For whatever reason I just didn't feel particularly motivated or prepared to commit myself to fairly obvious courses of action. In short I kept trying to compromise the flight to fit my own ease and comfort. 

 

So any pluses?  Well, I landed next to a Polish barbecue, got fed and beered and after only a short walk got a lift back to the White Corries.  I hope it taught me a lesson ..... especially about having clear goals and staying strong and positive.

23/4/2015   Clough Head

 

During three excellent days when the Lakes became a closed circuit playground, I was unfortunately  working. Finally, with a free day, the last before the weather was due to break I was free and desperate to make something of it.

 

It looked good, but Kitt, Ben and I struggled to find the place to be. At Murton the wind was off, at Barton the road was closed due to tarring and so later than we hoped we found ourselves on old faithful, Clough Head. It may not have had the best rasp but it looked OK barr the usual blue hole, but the wind was light and square on.

 

Just before 2pm we got off more or less together – from that point on we went our separate ways and the dodgy radios ensured no more communication. So this is a story of my own lone flight.

 

To the south, near Helvellyn, the sky looked a lot better so I aimed to get there asap. It took a little while before I felt able to commit, but from that point on the usual Milk Run went pretty much as standard. The climbs didn’t seem that strong, or to go that high, but I could progress OK. Around Dollywagon I need a decent climb to cut the corner and start heading east towards Kirkstone. It didn’t happen and before I knew it I was being forced low around the west of Seat Sandal and south to Allcock Tarn, not usually a good place to be. I had now entered the desperation stakes, sinking lower and scrabbling for anything to maintain height. The wind remained light, but the sun was on the slopes and slowly I worked the bumps, hollows and rocky bits until a weak climb allowed me to dive over Heron  towards Snarker Pike. Another bout of scratching followed, but the air felt better and the first signs of convergence confirmed I was at least in a decent place and a slow climb soon confirmed this.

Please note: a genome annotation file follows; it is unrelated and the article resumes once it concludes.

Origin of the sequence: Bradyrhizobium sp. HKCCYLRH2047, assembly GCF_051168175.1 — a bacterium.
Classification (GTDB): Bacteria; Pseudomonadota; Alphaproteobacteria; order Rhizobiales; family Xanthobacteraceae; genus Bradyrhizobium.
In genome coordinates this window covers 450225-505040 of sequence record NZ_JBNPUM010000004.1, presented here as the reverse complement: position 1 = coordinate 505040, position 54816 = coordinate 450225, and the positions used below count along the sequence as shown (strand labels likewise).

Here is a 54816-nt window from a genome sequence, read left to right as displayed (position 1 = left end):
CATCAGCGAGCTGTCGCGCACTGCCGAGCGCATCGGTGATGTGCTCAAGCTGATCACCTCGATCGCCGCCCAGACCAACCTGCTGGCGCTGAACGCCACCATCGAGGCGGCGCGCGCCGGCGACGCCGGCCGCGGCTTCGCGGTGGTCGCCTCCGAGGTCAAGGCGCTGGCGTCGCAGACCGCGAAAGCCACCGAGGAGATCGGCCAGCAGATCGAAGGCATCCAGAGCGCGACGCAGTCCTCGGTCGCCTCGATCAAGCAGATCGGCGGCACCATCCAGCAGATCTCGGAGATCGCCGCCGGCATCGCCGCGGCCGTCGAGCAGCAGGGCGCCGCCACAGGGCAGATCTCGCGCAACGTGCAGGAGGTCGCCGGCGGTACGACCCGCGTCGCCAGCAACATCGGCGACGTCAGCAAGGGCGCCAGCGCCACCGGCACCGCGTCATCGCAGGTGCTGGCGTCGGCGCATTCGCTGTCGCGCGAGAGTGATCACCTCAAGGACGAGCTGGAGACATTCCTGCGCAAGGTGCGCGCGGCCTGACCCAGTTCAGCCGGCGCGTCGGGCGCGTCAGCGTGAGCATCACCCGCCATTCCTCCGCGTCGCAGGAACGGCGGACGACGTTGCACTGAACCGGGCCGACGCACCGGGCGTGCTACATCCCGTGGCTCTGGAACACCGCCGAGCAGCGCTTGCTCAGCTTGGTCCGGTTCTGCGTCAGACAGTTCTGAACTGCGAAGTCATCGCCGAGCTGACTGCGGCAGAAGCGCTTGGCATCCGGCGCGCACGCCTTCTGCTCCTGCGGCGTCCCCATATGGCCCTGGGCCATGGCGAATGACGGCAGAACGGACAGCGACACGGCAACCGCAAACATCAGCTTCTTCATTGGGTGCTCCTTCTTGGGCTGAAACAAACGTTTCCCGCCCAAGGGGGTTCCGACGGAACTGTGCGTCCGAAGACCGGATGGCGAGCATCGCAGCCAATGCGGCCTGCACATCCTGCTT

I passed over Kirkstone and then Frostwick. At this point the full impact and scale of the convergence kicked in and I was able to climb more easily and I could get higher. To the north it looked grim – dark and sunless, whilst to the south was sunny and clear. At first I considered going north to Barton and then returning to Clough – essentially the reverse of the triangle I had earlier planned from a Barton startpoint. It didn’t looked appealing however. Continuing east across the darkening moors my only comfort was the sun to the south. The lift was not especially strong, but sustained. Drifting deeper under the convergence I saw the altimeter climb to near 5000’ and clouds suddenly appeared below – then I was into cloud. For a period, maybe 5 -8 minutes I lost visibility with the ground and followed a compass bearing SE, the climb continued for another 400’ before I emerged from the cloud wall into sunshine. I usually carry a video camera – sadly on this occasion I didn’t which was a pity as the views were fairly awesome, if a little hazy.